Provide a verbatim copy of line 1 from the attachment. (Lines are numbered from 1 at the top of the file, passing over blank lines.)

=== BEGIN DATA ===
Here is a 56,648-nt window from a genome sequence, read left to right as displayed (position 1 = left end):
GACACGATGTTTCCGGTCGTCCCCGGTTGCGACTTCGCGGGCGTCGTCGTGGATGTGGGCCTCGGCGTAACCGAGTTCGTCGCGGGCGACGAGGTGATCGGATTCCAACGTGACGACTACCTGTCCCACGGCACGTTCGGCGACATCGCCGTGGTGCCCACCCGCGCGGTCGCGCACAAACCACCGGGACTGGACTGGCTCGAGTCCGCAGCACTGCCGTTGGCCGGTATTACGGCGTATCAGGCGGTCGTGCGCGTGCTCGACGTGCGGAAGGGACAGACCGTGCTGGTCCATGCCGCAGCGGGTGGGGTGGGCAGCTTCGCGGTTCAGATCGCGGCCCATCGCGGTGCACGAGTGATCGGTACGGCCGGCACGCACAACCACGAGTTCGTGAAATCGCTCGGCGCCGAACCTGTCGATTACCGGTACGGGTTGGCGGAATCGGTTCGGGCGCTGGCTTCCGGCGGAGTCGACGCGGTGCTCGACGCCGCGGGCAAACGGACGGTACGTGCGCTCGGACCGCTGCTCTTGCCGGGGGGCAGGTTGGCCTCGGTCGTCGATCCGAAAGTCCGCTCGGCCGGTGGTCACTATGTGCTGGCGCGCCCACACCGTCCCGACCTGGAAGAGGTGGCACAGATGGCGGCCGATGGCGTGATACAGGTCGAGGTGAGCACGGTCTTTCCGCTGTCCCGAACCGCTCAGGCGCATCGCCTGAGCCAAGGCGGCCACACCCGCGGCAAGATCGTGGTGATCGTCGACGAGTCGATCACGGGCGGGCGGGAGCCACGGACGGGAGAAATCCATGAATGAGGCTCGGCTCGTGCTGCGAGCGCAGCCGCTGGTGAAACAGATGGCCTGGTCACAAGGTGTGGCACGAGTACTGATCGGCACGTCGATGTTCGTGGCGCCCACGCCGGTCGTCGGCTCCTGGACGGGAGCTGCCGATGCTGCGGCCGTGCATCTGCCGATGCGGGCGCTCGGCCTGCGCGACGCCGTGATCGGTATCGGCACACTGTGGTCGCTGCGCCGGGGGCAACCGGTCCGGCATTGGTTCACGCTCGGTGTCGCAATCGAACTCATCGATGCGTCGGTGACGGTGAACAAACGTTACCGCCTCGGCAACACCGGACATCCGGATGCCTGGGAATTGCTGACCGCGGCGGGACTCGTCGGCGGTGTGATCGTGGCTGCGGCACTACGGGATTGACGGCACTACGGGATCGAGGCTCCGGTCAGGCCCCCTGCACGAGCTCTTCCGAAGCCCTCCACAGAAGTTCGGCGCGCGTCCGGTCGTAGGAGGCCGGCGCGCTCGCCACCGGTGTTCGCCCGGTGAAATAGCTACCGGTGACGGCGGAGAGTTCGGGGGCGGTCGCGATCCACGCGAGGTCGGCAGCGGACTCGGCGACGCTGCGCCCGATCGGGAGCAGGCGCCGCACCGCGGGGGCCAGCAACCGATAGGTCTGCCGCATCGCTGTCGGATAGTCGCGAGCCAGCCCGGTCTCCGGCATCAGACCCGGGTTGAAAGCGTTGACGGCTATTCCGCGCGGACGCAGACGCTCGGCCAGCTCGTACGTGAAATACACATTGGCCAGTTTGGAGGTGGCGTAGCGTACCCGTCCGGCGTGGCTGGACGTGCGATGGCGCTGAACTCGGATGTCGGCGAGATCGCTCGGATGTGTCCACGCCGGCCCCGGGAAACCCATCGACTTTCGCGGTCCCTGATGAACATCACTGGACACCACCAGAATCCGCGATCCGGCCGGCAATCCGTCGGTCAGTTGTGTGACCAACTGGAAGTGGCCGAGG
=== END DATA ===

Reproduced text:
Here is a 56,648-nt window from a genome sequence, read left to right as displayed (position 1 = left end):